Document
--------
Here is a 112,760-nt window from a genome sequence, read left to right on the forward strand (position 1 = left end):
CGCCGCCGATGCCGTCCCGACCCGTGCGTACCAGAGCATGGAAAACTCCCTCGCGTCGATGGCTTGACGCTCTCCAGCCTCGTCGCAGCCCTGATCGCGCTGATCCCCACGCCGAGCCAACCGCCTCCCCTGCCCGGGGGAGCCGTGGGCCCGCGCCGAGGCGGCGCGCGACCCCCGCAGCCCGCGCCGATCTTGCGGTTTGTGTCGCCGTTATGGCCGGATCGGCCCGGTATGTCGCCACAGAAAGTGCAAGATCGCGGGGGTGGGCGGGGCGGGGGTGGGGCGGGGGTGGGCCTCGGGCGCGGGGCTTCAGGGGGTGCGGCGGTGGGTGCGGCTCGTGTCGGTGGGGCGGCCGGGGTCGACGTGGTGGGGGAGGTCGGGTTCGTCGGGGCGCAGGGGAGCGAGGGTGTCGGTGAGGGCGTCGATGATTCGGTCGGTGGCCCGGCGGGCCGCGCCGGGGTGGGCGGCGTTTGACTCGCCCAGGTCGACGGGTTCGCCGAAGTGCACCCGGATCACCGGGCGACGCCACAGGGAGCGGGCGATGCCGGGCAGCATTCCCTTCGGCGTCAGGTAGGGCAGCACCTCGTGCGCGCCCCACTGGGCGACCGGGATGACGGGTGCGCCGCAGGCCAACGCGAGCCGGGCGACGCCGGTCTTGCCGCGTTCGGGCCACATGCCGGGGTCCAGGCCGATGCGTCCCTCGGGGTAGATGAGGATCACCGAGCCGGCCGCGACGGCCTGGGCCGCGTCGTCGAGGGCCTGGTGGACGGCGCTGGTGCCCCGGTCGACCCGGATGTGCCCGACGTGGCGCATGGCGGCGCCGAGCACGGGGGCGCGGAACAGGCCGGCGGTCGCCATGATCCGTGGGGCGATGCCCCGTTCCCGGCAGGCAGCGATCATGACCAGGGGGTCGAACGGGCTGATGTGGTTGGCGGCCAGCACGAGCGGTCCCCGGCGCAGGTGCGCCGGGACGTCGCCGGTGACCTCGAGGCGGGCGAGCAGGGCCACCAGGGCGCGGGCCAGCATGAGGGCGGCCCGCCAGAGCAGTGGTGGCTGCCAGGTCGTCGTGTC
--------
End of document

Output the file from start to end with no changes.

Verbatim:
Here is a 112,760-nt window from a genome sequence, read left to right on the forward strand (position 1 = left end):
CGCCGCCGATGCCGTCCCGACCCGTGCGTACCAGAGCATGGAAAACTCCCTCGCGTCGATGGCTTGACGCTCTCCAGCCTCGTCGCAGCCCTGATCGCGCTGATCCCCACGCCGAGCCAACCGCCTCCCCTGCCCGGGGGAGCCGTGGGCCCGCGCCGAGGCGGCGCGCGACCCCCGCAGCCCGCGCCGATCTTGCGGTTTGTGTCGCCGTTATGGCCGGATCGGCCCGGTATGTCGCCACAGAAAGTGCAAGATCGCGGGGGTGGGCGGGGCGGGGGTGGGGCGGGGGTGGGCCTCGGGCGCGGGGCTTCAGGGGGTGCGGCGGTGGGTGCGGCTCGTGTCGGTGGGGCGGCCGGGGTCGACGTGGTGGGGGAGGTCGGGTTCGTCGGGGCGCAGGGGAGCGAGGGTGTCGGTGAGGGCGTCGATGATTCGGTCGGTGGCCCGGCGGGCCGCGCCGGGGTGGGCGGCGTTTGACTCGCCCAGGTCGACGGGTTCGCCGAAGTGCACCCGGATCACCGGGCGACGCCACAGGGAGCGGGCGATGCCGGGCAGCATTCCCTTCGGCGTCAGGTAGGGCAGCACCTCGTGCGCGCCCCACTGGGCGACCGGGATGACGGGTGCGCCGCAGGCCAACGCGAGCCGGGCGACGCCGGTCTTGCCGCGTTCGGGCCACATGCCGGGGTCCAGGCCGATGCGTCCCTCGGGGTAGATGAGGATCACCGAGCCGGCCGCGACGGCCTGGGCCGCGTCGTCGAGGGCCTGGTGGACGGCGCTGGTGCCCCGGTCGACCCGGATGTGCCCGACGTGGCGCATGGCGGCGCCGAGCACGGGGGCGCGGAACAGGCCGGCGGTCGCCATGATCCGTGGGGCGATGCCCCGTTCCCGGCAGGCAGCGATCATGACCAGGGGGTCGAACGGGCTGATGTGGTTGGCGGCCAGCACGAGCGGTCCCCGGCGCAGGTGCGCCGGGACGTCGCCGGTGACCTCGAGGCGGGCGAGCAGGGCCACCAGGGCGCGGGCCAGCATGAGGGCGGCCCGCCAGAGCAGTGGTGGCTGCCAGGTCGTCGTGTC